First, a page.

To succeed academically, socially, and professionally, each student needs access to personalized learning and to be supported by qualified, caring adults. All adults at schools need appropriate resources and ongoing, quality professional development.

Each student must be challenged academically and prepared for success in college or further study and for employment and participation in a global environment. This includes students identified for gifted education programs, high achievers, English learners, and special-needs students.

Engaging youth in their own learning includes challenging them at the appropriate level and also exposing them to arts, music, hands-on science and other project-based learning, physical education, and technology. Many adults can remember the class, teacher, or subject that motivated them to work hard. For each person, it may be a different topic or experience. The curriculum must be varied to allow people with different learning styles and interests.

Research shows that investing in the early years (especially ages 0-5) has the biggest impact on a person’s life. Similarly, schools and districts interested in eliminating achievement gaps among demographic subgroups have the greatest results with investments in the early grades. Quality early childhood programs focus on developmental needs of young children including social and cognitive growth as well as physical skills and health. Students and the adults who care for them must learn about and practice healthy lifestyles to be successful.

GUSD Board members and staff sample food prepared in the Goleta School District kitchen as part of a new healthy lunches and breakfasts program.

School environments and extracurricular environments must be physically and emotionally safe for students and adults. School safety includes consistent implementation of safety procedures at the school sites by all adults. Equally important is a focus on students’ mental wellness by teaching conflict resolution and other social skills and by investing in psychologists on staff. Each child should have at least one adult they trust and can confide in.

In addition to quality schools, each child must have access to a public library. Frequent access to books is essential to developing basic reading skills, leads to longer and more frequent shared reading between parents and children, and produces increased enjoyment of books and improved attitude towards reading and academics. Research shows that early reading experiences, opportunities to build vocabulary, and literacy-rich environments are the most effective ways to support the development of pre-reading and cognitive skills that ensure that children are prepared for success in school and throughout life.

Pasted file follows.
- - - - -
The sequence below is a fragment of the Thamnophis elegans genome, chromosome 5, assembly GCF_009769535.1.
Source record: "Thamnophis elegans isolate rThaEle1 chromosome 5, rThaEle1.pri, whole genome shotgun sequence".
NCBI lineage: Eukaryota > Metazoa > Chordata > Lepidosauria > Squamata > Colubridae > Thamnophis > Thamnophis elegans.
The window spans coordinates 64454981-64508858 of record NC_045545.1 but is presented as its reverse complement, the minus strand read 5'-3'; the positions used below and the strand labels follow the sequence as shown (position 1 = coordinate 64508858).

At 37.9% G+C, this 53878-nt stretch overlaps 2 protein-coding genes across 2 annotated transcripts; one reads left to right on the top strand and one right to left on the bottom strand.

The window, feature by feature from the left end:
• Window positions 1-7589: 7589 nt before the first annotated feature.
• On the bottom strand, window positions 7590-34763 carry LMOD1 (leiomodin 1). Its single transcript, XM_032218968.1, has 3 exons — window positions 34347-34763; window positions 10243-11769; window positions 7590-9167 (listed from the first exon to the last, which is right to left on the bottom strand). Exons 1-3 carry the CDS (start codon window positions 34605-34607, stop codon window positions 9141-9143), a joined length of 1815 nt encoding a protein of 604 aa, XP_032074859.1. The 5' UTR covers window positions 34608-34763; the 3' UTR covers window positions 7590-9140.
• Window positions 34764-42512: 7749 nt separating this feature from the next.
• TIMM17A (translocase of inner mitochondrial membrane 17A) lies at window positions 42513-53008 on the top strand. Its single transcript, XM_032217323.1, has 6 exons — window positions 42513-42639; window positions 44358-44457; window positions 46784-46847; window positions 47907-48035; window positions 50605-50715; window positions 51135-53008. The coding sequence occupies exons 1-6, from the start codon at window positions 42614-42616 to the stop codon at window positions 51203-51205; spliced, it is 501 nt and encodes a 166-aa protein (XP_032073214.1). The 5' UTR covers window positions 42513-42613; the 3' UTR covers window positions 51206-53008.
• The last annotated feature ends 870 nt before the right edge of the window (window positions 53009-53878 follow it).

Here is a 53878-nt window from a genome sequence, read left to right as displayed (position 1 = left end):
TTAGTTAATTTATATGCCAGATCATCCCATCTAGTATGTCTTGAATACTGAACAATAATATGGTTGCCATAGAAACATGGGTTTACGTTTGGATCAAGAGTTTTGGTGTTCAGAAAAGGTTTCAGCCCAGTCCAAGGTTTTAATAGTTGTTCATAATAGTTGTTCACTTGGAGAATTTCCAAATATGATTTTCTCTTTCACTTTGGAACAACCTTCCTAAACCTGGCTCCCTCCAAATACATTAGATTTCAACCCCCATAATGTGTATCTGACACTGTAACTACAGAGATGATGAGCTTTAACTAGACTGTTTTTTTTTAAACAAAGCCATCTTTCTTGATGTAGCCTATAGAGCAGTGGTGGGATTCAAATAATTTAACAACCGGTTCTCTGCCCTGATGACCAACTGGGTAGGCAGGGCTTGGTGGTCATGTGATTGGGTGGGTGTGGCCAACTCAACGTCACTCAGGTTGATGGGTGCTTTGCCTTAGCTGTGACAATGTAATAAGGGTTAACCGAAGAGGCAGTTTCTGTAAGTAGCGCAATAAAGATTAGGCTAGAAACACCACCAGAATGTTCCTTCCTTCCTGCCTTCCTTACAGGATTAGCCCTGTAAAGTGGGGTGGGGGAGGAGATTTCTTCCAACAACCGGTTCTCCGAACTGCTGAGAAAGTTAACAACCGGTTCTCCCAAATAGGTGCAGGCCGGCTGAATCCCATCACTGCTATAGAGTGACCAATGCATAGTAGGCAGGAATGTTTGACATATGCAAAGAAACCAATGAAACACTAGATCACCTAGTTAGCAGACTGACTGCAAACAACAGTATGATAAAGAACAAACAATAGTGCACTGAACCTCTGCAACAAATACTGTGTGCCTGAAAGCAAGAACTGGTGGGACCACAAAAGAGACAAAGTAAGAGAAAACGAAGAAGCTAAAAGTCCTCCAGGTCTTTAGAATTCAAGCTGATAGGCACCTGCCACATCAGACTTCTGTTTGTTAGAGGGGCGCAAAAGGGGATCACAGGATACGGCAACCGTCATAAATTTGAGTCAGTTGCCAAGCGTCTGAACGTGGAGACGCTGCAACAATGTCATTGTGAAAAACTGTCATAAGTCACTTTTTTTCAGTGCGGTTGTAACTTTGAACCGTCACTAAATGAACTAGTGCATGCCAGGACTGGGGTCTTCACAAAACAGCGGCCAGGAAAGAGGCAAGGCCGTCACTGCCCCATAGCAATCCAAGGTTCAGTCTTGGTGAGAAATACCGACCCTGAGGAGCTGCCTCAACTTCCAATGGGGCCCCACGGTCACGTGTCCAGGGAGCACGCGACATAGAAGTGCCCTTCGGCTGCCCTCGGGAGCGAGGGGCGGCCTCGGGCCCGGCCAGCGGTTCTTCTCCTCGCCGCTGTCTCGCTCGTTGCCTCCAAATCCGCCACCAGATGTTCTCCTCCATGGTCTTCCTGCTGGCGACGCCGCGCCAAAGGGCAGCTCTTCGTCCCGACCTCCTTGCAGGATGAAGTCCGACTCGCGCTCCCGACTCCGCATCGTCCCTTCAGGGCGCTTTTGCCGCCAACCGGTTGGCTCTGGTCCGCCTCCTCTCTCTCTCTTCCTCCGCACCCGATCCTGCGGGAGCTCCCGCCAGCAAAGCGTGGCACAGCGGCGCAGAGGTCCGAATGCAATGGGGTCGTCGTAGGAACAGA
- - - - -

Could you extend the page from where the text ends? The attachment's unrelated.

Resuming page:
Each child must also have access to public parks and open spaces. Research shows that when children spend time in nature, they are more likely to be physically healthy, better students, and more emotionally upbeat. When children develop a deep connection to nature it often results in a commitment to and sense of stewardship for the future health of our planet.

Thoughtful use of technology can enhance instruction and learning. Technology can increase options for personalized learning. Technology can assist students in communicating with other students around the world in ways previously unimagined. With thoughtful planning and research, technology can allow quicker and more comprehensive feedback to teachers on all their students and to students on their individual learning goals.

However, simply distributing tech devices is not a solution and can be an expensive mistake. Young children must learn science, reading, writing, math, and art with their own hands in real materials prior to working with more abstract digital replicas of those materials. In addition, not all devices and apps are appropriate at all ages. Research has shown that too much screen time in a child’s day is detrimental. Blended learning can be beneficial; over-reliance on technology by educators is not.

Evaluating programs with both formative and summative assessments allows for data-based student learning, continuous improvement, and effectiveness. Again, it’s important to not test students too often so that it interferes with instructional time.

Collaboration, coordination, and integration help to ensure any initiative’s long-term success. Students are more likely to succeed when schools have parent education and involvement programs. Partnerships with both local nonprofit organizations and local businesses are also correlated with student and school success. Extracurricular programs are more likely to be adopted at a school or by a district when they align with existing curricular goals or strategic goals.